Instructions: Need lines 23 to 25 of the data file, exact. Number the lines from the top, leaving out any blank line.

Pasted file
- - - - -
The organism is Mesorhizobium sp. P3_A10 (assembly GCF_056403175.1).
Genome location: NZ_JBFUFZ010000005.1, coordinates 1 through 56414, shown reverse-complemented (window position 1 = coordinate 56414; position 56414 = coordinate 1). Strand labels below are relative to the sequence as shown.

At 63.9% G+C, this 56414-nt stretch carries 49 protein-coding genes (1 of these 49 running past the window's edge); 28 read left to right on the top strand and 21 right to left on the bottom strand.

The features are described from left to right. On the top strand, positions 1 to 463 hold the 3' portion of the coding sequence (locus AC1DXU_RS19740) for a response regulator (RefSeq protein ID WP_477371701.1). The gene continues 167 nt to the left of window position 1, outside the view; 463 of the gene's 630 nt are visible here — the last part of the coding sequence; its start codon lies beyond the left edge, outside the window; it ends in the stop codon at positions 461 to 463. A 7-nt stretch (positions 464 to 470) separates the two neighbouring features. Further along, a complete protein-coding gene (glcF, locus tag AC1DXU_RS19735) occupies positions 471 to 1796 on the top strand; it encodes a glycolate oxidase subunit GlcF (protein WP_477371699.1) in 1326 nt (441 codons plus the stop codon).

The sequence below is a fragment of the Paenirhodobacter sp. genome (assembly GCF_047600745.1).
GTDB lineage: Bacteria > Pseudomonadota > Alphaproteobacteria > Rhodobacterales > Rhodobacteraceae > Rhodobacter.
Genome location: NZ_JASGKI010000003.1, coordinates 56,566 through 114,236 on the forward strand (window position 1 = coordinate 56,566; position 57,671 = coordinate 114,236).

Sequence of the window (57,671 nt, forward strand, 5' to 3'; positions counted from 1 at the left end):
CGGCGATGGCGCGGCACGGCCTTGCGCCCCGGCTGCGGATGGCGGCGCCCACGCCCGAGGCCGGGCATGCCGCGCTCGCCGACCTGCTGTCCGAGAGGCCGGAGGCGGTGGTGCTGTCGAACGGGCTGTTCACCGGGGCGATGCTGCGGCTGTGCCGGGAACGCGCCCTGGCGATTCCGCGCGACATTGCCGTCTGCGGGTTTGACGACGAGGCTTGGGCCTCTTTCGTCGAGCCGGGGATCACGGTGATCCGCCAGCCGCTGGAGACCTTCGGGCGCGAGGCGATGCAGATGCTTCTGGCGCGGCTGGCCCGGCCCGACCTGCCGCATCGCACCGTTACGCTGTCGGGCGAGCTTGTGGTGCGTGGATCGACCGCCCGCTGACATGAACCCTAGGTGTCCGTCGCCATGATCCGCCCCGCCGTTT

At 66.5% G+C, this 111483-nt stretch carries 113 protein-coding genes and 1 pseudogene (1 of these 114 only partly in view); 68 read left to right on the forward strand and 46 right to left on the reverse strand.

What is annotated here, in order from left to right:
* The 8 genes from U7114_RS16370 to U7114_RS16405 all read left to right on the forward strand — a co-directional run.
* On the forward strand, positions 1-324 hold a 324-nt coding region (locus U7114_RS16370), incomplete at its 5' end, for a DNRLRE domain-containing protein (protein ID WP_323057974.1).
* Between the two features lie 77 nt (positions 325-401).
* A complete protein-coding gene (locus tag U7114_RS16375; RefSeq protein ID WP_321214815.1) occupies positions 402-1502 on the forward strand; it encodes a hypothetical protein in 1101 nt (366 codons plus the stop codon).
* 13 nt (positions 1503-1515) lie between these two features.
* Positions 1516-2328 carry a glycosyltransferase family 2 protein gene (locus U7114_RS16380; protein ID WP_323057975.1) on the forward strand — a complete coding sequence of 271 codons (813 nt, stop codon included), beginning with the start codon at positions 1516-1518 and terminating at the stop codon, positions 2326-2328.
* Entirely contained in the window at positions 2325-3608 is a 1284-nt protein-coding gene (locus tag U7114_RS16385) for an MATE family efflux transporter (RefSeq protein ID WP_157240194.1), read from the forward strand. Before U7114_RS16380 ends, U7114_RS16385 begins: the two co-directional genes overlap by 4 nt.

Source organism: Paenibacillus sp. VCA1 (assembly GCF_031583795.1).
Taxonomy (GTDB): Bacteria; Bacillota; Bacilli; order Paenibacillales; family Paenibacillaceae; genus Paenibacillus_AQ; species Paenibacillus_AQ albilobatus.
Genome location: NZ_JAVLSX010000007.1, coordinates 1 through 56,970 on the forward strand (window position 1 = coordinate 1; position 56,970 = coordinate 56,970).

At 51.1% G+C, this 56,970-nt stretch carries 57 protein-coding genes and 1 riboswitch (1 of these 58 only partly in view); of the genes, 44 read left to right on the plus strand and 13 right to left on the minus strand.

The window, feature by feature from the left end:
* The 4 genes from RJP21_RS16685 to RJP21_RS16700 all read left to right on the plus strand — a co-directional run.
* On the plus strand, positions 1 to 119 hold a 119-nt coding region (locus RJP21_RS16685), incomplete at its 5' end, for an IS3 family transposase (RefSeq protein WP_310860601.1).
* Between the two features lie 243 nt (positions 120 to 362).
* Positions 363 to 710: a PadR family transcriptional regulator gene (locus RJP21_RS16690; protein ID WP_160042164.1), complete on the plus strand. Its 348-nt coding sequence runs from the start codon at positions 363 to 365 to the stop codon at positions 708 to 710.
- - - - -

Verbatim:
The window, feature by feature from the left end:
* The 4 genes from RJP21_RS16685 to RJP21_RS16700 all read left to right on the plus strand — a co-directional run.
* On the plus strand, positions 1 to 119 hold a 119-nt coding region (locus RJP21_RS16685), incomplete at its 5' end, for an IS3 family transposase (RefSeq protein WP_310860601.1).